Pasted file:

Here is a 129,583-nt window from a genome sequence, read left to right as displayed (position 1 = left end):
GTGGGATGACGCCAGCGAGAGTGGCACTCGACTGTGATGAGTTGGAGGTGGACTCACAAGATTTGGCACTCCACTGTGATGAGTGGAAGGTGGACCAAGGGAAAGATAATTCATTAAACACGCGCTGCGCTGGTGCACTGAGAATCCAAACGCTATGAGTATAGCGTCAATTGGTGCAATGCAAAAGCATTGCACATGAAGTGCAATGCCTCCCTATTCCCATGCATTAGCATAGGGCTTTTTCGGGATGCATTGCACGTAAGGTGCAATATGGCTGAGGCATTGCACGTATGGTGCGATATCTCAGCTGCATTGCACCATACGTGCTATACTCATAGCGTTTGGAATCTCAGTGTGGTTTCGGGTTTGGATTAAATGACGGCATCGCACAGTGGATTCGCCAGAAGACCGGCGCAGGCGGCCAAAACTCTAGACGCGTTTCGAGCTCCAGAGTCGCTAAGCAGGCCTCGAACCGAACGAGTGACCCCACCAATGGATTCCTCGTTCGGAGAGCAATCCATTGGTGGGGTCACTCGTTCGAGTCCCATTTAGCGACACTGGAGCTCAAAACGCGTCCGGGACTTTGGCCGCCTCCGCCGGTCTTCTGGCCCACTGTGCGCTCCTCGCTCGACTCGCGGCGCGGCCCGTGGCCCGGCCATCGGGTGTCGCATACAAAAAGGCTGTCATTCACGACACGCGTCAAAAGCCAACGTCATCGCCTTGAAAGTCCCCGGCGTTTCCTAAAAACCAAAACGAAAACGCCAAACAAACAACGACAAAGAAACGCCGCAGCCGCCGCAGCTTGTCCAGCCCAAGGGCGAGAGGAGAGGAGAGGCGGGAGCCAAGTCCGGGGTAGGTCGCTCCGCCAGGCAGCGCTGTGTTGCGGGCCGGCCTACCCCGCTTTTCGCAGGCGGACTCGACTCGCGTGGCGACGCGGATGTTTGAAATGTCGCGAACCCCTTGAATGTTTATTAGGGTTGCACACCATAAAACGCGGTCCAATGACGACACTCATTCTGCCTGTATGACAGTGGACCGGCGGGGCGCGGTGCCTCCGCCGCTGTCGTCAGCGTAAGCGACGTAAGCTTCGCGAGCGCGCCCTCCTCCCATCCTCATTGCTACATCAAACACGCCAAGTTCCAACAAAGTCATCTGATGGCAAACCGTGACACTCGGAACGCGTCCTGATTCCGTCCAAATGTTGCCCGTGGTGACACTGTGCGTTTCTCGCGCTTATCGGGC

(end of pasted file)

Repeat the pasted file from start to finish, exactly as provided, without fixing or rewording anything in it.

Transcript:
Here is a 129,583-nt window from a genome sequence, read left to right as displayed (position 1 = left end):
GTGGGATGACGCCAGCGAGAGTGGCACTCGACTGTGATGAGTTGGAGGTGGACTCACAAGATTTGGCACTCCACTGTGATGAGTGGAAGGTGGACCAAGGGAAAGATAATTCATTAAACACGCGCTGCGCTGGTGCACTGAGAATCCAAACGCTATGAGTATAGCGTCAATTGGTGCAATGCAAAAGCATTGCACATGAAGTGCAATGCCTCCCTATTCCCATGCATTAGCATAGGGCTTTTTCGGGATGCATTGCACGTAAGGTGCAATATGGCTGAGGCATTGCACGTATGGTGCGATATCTCAGCTGCATTGCACCATACGTGCTATACTCATAGCGTTTGGAATCTCAGTGTGGTTTCGGGTTTGGATTAAATGACGGCATCGCACAGTGGATTCGCCAGAAGACCGGCGCAGGCGGCCAAAACTCTAGACGCGTTTCGAGCTCCAGAGTCGCTAAGCAGGCCTCGAACCGAACGAGTGACCCCACCAATGGATTCCTCGTTCGGAGAGCAATCCATTGGTGGGGTCACTCGTTCGAGTCCCATTTAGCGACACTGGAGCTCAAAACGCGTCCGGGACTTTGGCCGCCTCCGCCGGTCTTCTGGCCCACTGTGCGCTCCTCGCTCGACTCGCGGCGCGGCCCGTGGCCCGGCCATCGGGTGTCGCATACAAAAAGGCTGTCATTCACGACACGCGTCAAAAGCCAACGTCATCGCCTTGAAAGTCCCCGGCGTTTCCTAAAAACCAAAACGAAAACGCCAAACAAACAACGACAAAGAAACGCCGCAGCCGCCGCAGCTTGTCCAGCCCAAGGGCGAGAGGAGAGGAGAGGCGGGAGCCAAGTCCGGGGTAGGTCGCTCCGCCAGGCAGCGCTGTGTTGCGGGCCGGCCTACCCCGCTTTTCGCAGGCGGACTCGACTCGCGTGGCGACGCGGATGTTTGAAATGTCGCGAACCCCTTGAATGTTTATTAGGGTTGCACACCATAAAACGCGGTCCAATGACGACACTCATTCTGCCTGTATGACAGTGGACCGGCGGGGCGCGGTGCCTCCGCCGCTGTCGTCAGCGTAAGCGACGTAAGCTTCGCGAGCGCGCCCTCCTCCCATCCTCATTGCTACATCAAACACGCCAAGTTCCAACAAAGTCATCTGATGGCAAACCGTGACACTCGGAACGCGTCCTGATTCCGTCCAAATGTTGCCCGTGGTGACACTGTGCGTTTCTCGCGCTTATCGGGC